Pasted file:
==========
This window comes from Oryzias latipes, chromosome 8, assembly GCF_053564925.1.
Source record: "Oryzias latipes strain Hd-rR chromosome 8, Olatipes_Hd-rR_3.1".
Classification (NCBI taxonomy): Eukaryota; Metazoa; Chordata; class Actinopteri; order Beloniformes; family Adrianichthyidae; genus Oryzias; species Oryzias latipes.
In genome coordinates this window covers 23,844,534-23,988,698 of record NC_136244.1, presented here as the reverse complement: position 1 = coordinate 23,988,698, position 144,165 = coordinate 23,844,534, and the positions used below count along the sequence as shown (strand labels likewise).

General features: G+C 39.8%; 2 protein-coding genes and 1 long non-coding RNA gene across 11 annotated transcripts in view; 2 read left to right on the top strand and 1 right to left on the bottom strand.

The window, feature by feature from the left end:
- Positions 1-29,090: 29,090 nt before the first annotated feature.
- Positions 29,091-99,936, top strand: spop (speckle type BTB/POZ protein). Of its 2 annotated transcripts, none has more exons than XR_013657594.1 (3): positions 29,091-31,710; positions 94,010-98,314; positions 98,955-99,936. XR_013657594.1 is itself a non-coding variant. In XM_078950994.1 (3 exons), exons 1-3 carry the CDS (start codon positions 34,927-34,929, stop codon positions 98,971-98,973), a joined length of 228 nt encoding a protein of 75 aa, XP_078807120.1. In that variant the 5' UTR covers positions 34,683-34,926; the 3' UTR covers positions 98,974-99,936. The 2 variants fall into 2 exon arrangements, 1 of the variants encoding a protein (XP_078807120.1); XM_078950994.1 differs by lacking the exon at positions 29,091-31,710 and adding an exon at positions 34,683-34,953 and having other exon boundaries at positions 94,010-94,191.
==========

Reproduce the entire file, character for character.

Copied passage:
This window comes from Oryzias latipes, chromosome 8, assembly GCF_053564925.1.
Source record: "Oryzias latipes strain Hd-rR chromosome 8, Olatipes_Hd-rR_3.1".
Classification (NCBI taxonomy): Eukaryota; Metazoa; Chordata; class Actinopteri; order Beloniformes; family Adrianichthyidae; genus Oryzias; species Oryzias latipes.
In genome coordinates this window covers 23,844,534-23,988,698 of record NC_136244.1, presented here as the reverse complement: position 1 = coordinate 23,988,698, position 144,165 = coordinate 23,844,534, and the positions used below count along the sequence as shown (strand labels likewise).

General features: G+C 39.8%; 2 protein-coding genes and 1 long non-coding RNA gene across 11 annotated transcripts in view; 2 read left to right on the top strand and 1 right to left on the bottom strand.

The window, feature by feature from the left end:
- Positions 1-29,090: 29,090 nt before the first annotated feature.
- Positions 29,091-99,936, top strand: spop (speckle type BTB/POZ protein). Of its 2 annotated transcripts, none has more exons than XR_013657594.1 (3): positions 29,091-31,710; positions 94,010-98,314; positions 98,955-99,936. XR_013657594.1 is itself a non-coding variant. In XM_078950994.1 (3 exons), exons 1-3 carry the CDS (start codon positions 34,927-34,929, stop codon positions 98,971-98,973), a joined length of 228 nt encoding a protein of 75 aa, XP_078807120.1. In that variant the 5' UTR covers positions 34,683-34,926; the 3' UTR covers positions 98,974-99,936. The 2 variants fall into 2 exon arrangements, 1 of the variants encoding a protein (XP_078807120.1); XM_078950994.1 differs by lacking the exon at positions 29,091-31,710 and adding an exon at positions 34,683-34,953 and having other exon boundaries at positions 94,010-94,191.